There's nothing more exciting than fantasy baseball playoffs. Seeing your hard work, your key pickups and those last-second trades finally pay off is very rewarding.
But there are ways to make your league's playoffs even better, especially for teams who are not in the championship bracket.
Write Previews For the Upcoming Match Ups
This is something that I do in my 14-team keeper league on a weekly basis. We started it two years ago and we have had great success with it. Each week, someone is assigned to write a preview/prediction on all of the match ups.
You do some research and add a few funny lines and it's golden. It's become so important to my league, that if you miss your scheduled slot to write previews, then you get fined $20.
Here's an example of a preview written in my league by someone out of the playoffs.
"Semifinal matchup of a once-upon-a-time champion and everyone's favorite poet. Unger is coming off on one of the more bizarre fantasy playoff victories we have seen, in which he won by tying steals and saves on the last day. He will need to pick up the slack this week playing the number one seed Matula ... I think Unger makes drastic attempts to try to win holds, but comes up short. Matchup finishes at 6-6. Tiebreaker puts Matula in finals."
The actual preview was much longer, going into depth with pitching and hitting match ups, but hopefully you get the idea. Using the message board, especially writing predictions, is an incredible way to keeping the league interesting and exciting.
Give Everyone Something to Play For
Obviously, as the fantasy season winds down, teams will get eliminated with several weeks of regular MLB play still to occur. There are ways to keep everyone involved, including those who may be relegated to the consolation bracket.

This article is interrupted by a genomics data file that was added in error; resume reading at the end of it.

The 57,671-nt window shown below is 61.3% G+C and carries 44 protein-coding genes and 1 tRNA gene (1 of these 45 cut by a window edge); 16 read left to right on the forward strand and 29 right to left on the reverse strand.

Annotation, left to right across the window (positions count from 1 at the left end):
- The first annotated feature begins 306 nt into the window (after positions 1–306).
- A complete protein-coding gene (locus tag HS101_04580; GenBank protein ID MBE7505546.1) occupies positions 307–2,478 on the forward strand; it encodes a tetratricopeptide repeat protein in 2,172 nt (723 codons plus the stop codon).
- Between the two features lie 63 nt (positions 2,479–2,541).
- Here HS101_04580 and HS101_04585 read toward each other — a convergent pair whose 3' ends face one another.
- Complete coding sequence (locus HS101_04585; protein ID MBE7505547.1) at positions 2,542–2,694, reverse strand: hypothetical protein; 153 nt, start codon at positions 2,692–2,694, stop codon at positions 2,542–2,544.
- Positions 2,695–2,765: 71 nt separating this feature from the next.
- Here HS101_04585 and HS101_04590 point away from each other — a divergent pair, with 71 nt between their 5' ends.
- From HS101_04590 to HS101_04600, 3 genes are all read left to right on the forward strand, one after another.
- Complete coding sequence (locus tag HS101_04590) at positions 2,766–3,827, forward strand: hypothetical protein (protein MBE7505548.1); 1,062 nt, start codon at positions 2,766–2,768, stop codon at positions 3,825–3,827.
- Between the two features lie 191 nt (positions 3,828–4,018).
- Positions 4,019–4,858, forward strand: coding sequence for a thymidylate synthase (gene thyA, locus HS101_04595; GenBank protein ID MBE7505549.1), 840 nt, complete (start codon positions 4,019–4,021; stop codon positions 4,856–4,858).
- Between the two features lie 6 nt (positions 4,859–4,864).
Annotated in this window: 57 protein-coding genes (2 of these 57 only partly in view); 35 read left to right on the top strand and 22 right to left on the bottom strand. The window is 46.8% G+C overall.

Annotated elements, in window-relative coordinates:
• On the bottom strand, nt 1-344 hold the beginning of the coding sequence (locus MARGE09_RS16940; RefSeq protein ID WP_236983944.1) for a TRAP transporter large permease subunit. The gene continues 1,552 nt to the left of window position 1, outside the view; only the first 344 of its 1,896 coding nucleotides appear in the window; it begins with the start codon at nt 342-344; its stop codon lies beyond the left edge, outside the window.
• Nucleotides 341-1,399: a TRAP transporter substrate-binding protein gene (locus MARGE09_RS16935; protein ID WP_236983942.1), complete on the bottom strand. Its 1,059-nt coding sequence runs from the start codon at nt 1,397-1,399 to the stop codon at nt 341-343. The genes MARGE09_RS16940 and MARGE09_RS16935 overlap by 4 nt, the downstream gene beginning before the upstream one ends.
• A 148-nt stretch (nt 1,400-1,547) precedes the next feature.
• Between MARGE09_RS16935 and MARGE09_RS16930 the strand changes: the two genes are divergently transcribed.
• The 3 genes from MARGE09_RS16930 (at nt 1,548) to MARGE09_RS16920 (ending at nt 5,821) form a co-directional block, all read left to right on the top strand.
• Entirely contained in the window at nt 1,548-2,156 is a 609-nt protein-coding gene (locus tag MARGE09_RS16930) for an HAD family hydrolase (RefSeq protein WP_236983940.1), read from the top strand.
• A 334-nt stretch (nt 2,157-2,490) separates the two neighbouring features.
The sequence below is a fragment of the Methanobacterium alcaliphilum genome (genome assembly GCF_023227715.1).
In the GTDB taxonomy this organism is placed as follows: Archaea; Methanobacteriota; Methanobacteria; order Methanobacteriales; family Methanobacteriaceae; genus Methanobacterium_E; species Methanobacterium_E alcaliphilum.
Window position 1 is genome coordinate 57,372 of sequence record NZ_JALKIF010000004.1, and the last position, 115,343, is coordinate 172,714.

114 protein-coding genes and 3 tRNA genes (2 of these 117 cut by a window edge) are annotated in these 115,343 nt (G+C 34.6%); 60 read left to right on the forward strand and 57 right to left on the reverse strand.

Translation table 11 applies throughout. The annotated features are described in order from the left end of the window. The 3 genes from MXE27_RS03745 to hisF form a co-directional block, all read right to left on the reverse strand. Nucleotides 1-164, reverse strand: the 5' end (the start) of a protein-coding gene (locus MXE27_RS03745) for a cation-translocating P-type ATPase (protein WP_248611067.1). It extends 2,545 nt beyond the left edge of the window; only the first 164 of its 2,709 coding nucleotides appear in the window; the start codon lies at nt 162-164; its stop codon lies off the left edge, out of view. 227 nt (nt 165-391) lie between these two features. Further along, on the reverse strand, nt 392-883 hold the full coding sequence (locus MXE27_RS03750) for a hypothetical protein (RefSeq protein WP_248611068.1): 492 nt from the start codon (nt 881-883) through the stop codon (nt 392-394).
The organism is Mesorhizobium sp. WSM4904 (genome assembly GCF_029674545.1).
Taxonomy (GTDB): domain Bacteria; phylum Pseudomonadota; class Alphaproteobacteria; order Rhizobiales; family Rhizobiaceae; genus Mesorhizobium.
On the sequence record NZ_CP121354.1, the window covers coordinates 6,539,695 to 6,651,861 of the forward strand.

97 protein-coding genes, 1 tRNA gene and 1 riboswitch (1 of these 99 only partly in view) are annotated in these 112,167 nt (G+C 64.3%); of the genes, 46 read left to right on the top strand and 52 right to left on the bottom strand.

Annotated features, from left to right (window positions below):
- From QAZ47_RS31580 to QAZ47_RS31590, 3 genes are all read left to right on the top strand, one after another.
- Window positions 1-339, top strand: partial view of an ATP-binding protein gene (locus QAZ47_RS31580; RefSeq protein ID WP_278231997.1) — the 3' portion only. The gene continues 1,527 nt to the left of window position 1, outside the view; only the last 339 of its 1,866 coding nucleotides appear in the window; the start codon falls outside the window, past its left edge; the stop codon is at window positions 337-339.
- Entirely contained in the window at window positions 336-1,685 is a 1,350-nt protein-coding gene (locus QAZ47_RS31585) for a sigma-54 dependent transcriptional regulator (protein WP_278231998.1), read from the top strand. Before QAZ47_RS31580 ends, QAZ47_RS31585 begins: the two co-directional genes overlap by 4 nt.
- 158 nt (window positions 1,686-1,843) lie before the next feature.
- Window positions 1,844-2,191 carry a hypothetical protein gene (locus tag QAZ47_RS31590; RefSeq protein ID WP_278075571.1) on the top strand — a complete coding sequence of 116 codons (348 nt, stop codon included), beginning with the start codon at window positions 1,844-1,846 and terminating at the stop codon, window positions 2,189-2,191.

For keeper leagues, give these folks something to play for. Whether it is the first overall pick in next years draft or an extra keeper for the ensuing year, this will keep more members of the league focused for a longer period of time.
In a season-to-season league, there is one option that really appeals: play the consolation bracket for cash. Some leagues have a small portion of the overall pot for the consolation bracket winner (10% or so). Doing this will also keep the excitement level up for as many members of the league as possible.
Give Extra Incentive for Top Performance
Say you're in a league with two divisions and both division winners receive the same prize for their finish in the regular season. Let's say both of these division winners are running away from those chasing them, leaving little doubt as to who will get byes in the postseason and/or ultimately come out on top.
These teams are likely to lose some excitement over the final regular season weeks. What if, however, there was extra incentive for finishing first overall, such as a higher payout? This would add fuel to the competition for the number one overall seed, when before there was no difference between the two.
In September, Major League clubs can expand their rosters. So, why can't fantasy rosters expand at the end of the season as well? Increased roster size may lead to increased focus and excitement and anytime that a fantasy league can work in conjunction with the real league is always a positive.
Plus, if you're in a dynasty league, this will keep the weaker teams paying attention. Yes, they might be out of contention to winning a championship, but now they can add potential keepers for the next year. With expanded rosters, the lower-tier teams can add prospects Jurickson Profar, Dylan Bundy, Wil Myers or Zack Wheeler and still play all their regular players to stay somewhat competitive. Now, when next year begins, they'll have the option of keeping a top-five prospect instead of a mediocre outfielder.
Make Sure the Champion Gets a Prize
If you're not playing in a cash league, then make sure the champion has something to receive at the end of the season, preferably a trophy. In my keeper league, we award the champion with a cash prize along with a trophy, that we call the Kaster Cup (named after one of our college baseball coaches). Each year, the winner's name will go on a plaque on the side of the trophy.
Aside from prizes, give the winner some responsibility for next year. For example, if you have an offline, in-person draft, have the winner pick the location of the draft. My league held its draft in a suite at the Taj Mahal in Atlantic City this year. It was incredible. The draft experience enhances everything. Adding this little bonus incentive can make the end of the year and offseason way more exciting.
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